Among the main things I learned was even if certain majors require internships, they may not always prepare students for the interview process.
During my stint at a startup which happened to be located in a college town, I spent a considerable amount of time screening candidates for internships and part-time positions. As you can imagine, we had plenty of college students seek us out for openings. Most majors required students to have an internship to graduate.
Over time I came to realize that more and more students seek to acquire internships, even if its not a requirement, because it’s becoming more difficult to attain an entry-level position without previous work experience.
I learned a lot about today’s college students from these interviews and from the ensuing conversations with those we chose to hire. Among the main things I learned was even if certain majors require internships, they may not always prepare students for the interview process. I can only speak to Auburn University, but, based on observation, it seemed that Liberal Arts majors had much less career support than say the students in the College of Business.
It is important to take advantage of all the career prep opportunities available to you while in undergraduate or graduate school. This is also the case once you land that first job. Always look for career development opportunities and see if your employer will help supplement the costs.
Below I’d like to present some quick and easy interviewing tips for young professionals. There are may things to practice before that first interview, but sticking to these tenants will help ensure you’re the candidate that gets consideration.
- If you’re “on time” you’re late — I operate by this mantra perpetually. Nothing annoys me worse than people who are late to an appointment. It tends to show that you or the reason for your appointment isn’t a priority to the other person. My “on time” is to arrive no later than five minutes before the scheduled start time. Most times I find myself arriving around 10 minutes early. You will never lose points for being punctual!
- Always over dress — I’d like to think that if you’re going to the interview for a position that you really hope to land, you’d dress for that job. As they saying goes, dress for the job you want, not for the job you have. For guys, always wear a suit and tie. For girls, a nice blouse paired with slacks or a knee length skirt, with closed toed shoes is best. Always over dress. It’s one less thing to worry about.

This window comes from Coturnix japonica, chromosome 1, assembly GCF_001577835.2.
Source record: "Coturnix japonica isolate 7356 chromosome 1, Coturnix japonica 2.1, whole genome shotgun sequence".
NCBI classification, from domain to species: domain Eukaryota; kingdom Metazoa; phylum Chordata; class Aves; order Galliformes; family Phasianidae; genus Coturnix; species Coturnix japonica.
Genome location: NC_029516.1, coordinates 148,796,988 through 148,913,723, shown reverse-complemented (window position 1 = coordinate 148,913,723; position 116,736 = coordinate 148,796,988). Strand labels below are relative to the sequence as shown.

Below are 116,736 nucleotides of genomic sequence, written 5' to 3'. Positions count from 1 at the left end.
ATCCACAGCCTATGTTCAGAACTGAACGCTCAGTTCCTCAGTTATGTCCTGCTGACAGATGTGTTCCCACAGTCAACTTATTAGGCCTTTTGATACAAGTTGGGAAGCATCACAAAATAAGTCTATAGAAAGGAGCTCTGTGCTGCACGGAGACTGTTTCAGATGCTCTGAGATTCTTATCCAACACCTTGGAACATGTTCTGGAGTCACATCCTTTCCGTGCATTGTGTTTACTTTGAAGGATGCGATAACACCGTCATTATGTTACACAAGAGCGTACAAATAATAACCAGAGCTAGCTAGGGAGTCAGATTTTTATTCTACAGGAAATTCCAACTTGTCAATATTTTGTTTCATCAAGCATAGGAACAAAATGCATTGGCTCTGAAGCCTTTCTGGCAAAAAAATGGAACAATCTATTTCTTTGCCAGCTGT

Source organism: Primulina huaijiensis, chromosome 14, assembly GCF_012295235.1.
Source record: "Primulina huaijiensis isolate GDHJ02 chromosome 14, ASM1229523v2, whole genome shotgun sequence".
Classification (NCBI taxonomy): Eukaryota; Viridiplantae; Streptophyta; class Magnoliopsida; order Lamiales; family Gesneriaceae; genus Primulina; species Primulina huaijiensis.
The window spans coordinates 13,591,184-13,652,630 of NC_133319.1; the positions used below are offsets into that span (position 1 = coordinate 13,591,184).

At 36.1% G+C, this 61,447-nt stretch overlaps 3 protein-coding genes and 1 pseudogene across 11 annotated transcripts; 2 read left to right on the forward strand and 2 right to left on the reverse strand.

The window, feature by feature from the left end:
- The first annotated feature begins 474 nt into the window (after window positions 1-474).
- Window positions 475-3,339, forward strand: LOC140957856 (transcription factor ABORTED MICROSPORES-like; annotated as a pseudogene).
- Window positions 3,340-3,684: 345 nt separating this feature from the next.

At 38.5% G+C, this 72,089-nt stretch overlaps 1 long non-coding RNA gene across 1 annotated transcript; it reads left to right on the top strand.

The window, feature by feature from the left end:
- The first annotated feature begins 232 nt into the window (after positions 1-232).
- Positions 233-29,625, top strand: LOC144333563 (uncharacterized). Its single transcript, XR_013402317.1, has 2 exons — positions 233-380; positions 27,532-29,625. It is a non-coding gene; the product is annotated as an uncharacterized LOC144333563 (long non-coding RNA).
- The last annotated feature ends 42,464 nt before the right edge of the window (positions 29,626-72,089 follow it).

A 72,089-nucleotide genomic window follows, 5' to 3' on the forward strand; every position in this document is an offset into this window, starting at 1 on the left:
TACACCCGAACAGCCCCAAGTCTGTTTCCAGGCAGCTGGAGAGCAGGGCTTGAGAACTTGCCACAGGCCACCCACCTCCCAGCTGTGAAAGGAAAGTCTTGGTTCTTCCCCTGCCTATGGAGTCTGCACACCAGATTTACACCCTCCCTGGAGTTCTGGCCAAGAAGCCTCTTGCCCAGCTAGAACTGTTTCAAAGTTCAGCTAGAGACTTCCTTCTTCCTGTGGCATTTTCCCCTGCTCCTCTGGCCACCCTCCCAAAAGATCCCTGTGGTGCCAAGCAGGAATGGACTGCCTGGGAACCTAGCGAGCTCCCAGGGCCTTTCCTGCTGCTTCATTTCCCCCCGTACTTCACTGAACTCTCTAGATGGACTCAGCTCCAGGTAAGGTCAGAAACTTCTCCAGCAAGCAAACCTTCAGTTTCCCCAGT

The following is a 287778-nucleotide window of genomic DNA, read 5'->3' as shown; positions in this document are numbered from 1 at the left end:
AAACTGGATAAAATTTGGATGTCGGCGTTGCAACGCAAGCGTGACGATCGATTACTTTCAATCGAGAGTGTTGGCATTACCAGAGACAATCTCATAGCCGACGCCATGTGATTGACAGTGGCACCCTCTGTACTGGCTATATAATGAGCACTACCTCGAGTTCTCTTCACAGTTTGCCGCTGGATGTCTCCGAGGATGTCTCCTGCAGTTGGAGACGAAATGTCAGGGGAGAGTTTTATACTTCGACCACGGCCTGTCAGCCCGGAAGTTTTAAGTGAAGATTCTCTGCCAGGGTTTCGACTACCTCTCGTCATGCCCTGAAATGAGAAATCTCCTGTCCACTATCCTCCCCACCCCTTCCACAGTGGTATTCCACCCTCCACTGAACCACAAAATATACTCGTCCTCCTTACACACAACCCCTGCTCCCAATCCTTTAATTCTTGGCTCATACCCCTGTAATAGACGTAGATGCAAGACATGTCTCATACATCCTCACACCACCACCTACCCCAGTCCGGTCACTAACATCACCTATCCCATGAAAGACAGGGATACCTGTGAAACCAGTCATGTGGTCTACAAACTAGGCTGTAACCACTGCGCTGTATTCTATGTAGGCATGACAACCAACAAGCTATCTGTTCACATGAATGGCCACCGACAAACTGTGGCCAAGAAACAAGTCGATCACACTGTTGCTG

- Do your homework — It is a must that you research the company with which you are applying and interviewing. Don’t ever enter an interview unprepared. Those interviewing you will notice and notice early on. In fact, the question “Why us?” may be one of the first questions asked. You won’t get away with having a generic answer. You’ll need to have a knowledgeable answer, one that shows you’ve done your homework. Working in “when I was doing my research” or “I saw on your website” into other answers will further show how you prepared for the interview.
- Finish your sentences — One of my biggest pet peeves during interviews is when candidates don’t finish their sentences. Instead they trail off with a “so…” I mean, come on. Practice your talking points and what you might say. Always speak in concise sentences and full thoughts. Even if you feel like you’re rambling, or not exactly sure how you’re going to answer a particular question, still make an effort to speak in full sentences. It is OK to ask for a moment to compose yourself or to gather your thoughts. This won’t lose you any points, but consistently trailing off at the end of your sentences will.
- Send thank you notes — This tip is one that may not win you that job, but it sure as hell will lose it for you. ALWAYS send a thank you note following any interview. Make sure to note all the people you speak or interact with. Every individual that meets those prior two qualifiers should get a prompt email “Thank You” and also a handwritten thank you note. Not sending a note will definitely cost you. At both of my two previous employers, candidates who didn’t send thank you notes were never considered a serious candidate. This extra step also goes a long way in terms of networking. So many people don’t write letters anymore, the fact you followed up with an extra personal note will carry some weight. It also helps demonstrate your work ethic and will leave a positive impression that may lead to future opportunities. Trust me, following up with sincere “Thank You” notes is a must!
I don’t claim to be an HR expert, but I can say with confidence after years of both participating in and conducting interviews that following the tips above will give you a good chance to land your next big opportunity. Not following them can surely lower your chances at your next big career move. Take it from me, combine the easy steps above with your industry knowledge, tactical skill set and confidence and you will be well on your way to landing the job you want.
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